Saturday, October 19, 2013

2013.10.18 DJIA Cycle Chart






















If the DJIA cycle model has any internal validity, based on cycle parameters of the price time series extracted by the model since 1896, the DJIA is once again at a much higher level than would be expected by historical standards. Readers can see the Z-score of the model deviations for comparison to other manic eras. On the other hand, it is also possible that the model is incapable of capturing the recent changes in liquidity managed by the Federal Reserve, and hence it is "broken." In any case, one soft interpretation is that the DJIA is much higher than cyclical patterns indicate it should be, and we should see a very severe correction in the next few months. Nevertheless, given the performance of this particular model to date, I would maintain a skeptical view of the prediction.

3 comments:

Anonymous said...

Hello Paulo,

I think your work is fantastic and I greatly appreciate you sharing it through your blog. My understanding of cycle analysis is limited, but I wanted to ask a few questions regarding the relationship between your predictive models.

Do your models consider correlations between asset types, such as DJIA to VIX/XOI and silver to gold? I noticed that although the DJIA model suggests a market collapse into EoY, the VIX model appears contradictory given that one would expect this "market fear" indicator to peak at the same time. One might also expect gold and silver to increase strongly as "safe haven" assets.

Likewise the XOI model peaks during mid-2014, which might "correlate" with a market fall delayed by Fed actions and could hence inform the interpretation of the DJIA prediction deviation. I'm also surprised that silver remains depressed while gold appreciates remarkably into 2018, given the past correlations between both (although volatile).

I think what I'm trying to say is that could all of the models could be used together to improve predictions or interpretations?

Kind regards,

Anon

Paolo said...

Hi Anon, and thank you for your thoughtful questions, some of which have also been plaguing me as well. The models I present here are purely cyclical structural models which are designed to answer the question of what to expect if the particular time series continues to follow the cyclical pattern. The construct is valid only if there is such a thing as a "business cycle." When I tried a mixed model, with both cyclical as well as other inputs such as 10-year bond rates, the models fell apart, which is documented in the very early iterations on the blog.

However, your suggestions are exactly of the type I use for my intermediate trade models, which are run on a support vector machine setup, much like a neural network. I like to use both gold-silver volatility, SP volatility, interest rates, as well as measures of cross-correlations between target time series. I don't present them here because I currently do not have the time to both run them and prep them for the blog in the short period of time where they retain their usefulness. Of note, however, is that one of the inputs to those models that seems to carry a lot of information is the "error" input from the cycle models I do present here.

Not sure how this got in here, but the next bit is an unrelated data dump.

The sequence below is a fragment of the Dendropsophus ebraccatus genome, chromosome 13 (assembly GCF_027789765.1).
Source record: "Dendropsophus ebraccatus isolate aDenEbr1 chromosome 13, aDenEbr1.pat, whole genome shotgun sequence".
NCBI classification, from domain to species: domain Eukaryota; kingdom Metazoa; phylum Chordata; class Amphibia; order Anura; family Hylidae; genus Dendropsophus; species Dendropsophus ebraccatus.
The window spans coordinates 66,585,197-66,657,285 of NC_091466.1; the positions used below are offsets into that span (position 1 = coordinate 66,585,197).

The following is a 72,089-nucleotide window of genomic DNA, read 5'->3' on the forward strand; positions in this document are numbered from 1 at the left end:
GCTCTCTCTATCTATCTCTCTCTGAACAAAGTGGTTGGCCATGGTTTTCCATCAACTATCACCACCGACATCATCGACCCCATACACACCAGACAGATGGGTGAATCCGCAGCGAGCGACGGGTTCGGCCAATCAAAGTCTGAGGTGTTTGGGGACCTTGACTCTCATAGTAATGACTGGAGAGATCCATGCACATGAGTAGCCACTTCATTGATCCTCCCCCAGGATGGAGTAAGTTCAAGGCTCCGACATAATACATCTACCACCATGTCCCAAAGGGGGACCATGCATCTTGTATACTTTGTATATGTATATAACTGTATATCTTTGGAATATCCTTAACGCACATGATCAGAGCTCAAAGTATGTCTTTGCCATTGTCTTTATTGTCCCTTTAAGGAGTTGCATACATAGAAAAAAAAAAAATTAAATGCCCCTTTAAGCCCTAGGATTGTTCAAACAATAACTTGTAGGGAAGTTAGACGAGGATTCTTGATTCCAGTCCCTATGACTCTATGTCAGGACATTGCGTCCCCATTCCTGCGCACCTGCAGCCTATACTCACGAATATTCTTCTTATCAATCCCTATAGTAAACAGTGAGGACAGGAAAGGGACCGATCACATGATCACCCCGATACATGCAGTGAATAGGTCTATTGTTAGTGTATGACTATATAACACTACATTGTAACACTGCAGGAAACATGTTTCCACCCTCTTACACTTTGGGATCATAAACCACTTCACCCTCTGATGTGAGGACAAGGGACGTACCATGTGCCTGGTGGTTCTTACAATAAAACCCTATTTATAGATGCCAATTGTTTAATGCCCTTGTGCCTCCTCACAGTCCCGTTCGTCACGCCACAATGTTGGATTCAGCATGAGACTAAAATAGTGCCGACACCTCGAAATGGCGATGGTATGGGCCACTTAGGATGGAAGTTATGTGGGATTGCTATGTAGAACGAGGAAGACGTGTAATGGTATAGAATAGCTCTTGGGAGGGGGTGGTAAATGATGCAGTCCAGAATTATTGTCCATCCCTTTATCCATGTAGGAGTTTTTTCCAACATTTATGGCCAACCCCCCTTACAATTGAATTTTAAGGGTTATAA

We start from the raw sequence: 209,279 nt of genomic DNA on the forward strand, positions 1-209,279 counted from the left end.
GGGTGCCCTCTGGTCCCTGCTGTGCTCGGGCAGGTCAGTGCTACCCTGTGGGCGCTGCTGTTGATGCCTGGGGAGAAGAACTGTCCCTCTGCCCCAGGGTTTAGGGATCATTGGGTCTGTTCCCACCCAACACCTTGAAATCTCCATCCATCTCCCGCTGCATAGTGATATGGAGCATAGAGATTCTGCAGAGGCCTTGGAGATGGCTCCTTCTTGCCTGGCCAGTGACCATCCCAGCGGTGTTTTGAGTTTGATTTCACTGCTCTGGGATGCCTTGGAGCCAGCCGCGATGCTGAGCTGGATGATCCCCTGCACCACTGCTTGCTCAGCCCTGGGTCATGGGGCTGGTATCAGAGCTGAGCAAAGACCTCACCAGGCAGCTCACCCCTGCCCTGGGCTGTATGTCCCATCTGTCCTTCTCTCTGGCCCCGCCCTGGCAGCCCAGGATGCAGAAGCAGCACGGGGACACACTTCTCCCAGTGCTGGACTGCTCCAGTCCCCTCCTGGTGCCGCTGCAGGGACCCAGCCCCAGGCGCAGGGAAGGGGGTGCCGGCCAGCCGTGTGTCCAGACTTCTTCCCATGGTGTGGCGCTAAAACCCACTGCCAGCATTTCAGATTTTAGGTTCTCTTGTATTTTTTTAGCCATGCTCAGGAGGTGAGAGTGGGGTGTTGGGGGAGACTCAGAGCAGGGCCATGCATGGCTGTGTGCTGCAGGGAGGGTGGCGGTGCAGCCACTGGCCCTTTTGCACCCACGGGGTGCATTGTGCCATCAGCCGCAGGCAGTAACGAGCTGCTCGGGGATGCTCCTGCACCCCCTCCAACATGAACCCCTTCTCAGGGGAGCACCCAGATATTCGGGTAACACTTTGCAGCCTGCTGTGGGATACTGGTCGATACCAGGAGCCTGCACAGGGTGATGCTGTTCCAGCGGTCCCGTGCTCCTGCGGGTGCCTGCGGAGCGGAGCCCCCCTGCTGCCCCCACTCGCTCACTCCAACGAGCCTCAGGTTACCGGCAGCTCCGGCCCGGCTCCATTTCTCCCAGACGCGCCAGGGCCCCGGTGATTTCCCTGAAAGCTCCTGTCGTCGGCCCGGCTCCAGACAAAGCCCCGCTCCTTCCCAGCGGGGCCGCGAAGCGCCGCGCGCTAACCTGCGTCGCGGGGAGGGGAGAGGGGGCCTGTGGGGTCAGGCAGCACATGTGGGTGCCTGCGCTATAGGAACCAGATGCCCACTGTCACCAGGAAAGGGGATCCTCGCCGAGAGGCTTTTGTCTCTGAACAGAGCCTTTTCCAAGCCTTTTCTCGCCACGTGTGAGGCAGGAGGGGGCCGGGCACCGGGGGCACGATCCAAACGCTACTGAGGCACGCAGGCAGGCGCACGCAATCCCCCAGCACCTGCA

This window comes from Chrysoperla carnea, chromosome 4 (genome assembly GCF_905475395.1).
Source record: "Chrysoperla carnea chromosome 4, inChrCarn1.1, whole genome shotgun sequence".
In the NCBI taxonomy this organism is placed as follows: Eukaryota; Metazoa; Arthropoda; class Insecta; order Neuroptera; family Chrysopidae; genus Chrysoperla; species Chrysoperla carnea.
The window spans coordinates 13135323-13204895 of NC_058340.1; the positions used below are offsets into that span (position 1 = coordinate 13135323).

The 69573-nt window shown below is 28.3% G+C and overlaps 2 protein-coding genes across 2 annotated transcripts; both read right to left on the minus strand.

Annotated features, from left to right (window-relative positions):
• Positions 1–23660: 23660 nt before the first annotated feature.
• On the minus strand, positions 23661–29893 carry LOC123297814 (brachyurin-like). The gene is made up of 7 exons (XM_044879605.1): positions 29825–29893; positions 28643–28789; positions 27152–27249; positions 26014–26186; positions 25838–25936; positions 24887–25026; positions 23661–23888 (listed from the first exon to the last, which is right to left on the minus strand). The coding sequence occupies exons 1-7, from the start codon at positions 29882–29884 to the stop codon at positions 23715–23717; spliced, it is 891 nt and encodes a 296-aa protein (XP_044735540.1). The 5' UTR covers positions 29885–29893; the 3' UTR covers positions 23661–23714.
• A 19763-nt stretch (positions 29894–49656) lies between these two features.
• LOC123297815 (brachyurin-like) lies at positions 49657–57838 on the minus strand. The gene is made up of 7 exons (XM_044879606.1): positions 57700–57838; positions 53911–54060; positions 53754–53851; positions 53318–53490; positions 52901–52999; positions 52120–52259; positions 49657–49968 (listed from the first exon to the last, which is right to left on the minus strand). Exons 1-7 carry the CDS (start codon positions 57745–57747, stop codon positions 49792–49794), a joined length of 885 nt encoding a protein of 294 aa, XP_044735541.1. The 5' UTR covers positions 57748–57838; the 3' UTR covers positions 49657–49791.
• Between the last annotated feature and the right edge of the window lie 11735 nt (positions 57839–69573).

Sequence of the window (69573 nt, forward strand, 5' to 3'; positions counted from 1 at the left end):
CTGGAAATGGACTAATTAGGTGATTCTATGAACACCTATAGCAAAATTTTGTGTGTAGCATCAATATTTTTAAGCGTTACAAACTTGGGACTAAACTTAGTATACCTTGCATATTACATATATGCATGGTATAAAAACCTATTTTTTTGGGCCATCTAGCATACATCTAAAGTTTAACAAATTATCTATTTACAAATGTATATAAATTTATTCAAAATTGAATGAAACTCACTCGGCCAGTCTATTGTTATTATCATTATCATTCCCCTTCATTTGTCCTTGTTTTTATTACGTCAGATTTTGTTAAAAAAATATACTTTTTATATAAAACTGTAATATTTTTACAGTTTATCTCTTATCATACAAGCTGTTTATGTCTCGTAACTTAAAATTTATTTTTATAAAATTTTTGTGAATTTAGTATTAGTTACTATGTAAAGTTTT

Also of interest is that along the lines of your suggestions, I have tried to run gold/silver in the same structural model, since the two models do share some identical cycle parameters - which have been observed during independent runs. However, the linkage does not seem to help with accuracy.

I do ponder the discordance between models, such as between gold and silver, as well as the VIX, and XOI.X. I have redeveloped each of the cycle models from scratch at least a couple of times, and in the case of the precious metals, four times, and come up with the same cycle parameters. The models are robust which of course does not mean they are accurate.

Your comments have given me an idea - which is that I do have some "long-term" neural models that have relatively infrequent trades, and therefore if I post their predictions, they may have be somewhat helpful. I don't tend to run them that often because they are real CPU hogs, and even with 48 CPU cores available to me, they take quite a bit of time to test and run. I am slowly working to automate the data input and develop batch runs, but that is taking more time than I thought.

Thanks for your interest, and keep in touch!

Paolo

Anonymous said...

Many thanks for your detailed reply Paolo - if you decide to share your longer term neural predictions, I'm sure that they would be greatly appreciated by all!

I suspect that many private investors trade the major indices on a sort of momentum/swing fashion, due to day jobs and other full-time interests.

On a non-scientific basis however, I "think" that your DJIA predictions will come to pass when QE3 starts tapering (or even debt default). That might also influence the timing of the XOI, VIX and gold peaks.

I'm surprised by market bullishness and the Fed "can't fail" attitude. Maybe I'm suffering from the "what goes up, must come down" fallacy, but it seems that something dramatic is around the corner. (Again if one waits long enough, then it is bound to occur eventually.)

Perplexing times,

Anon :-)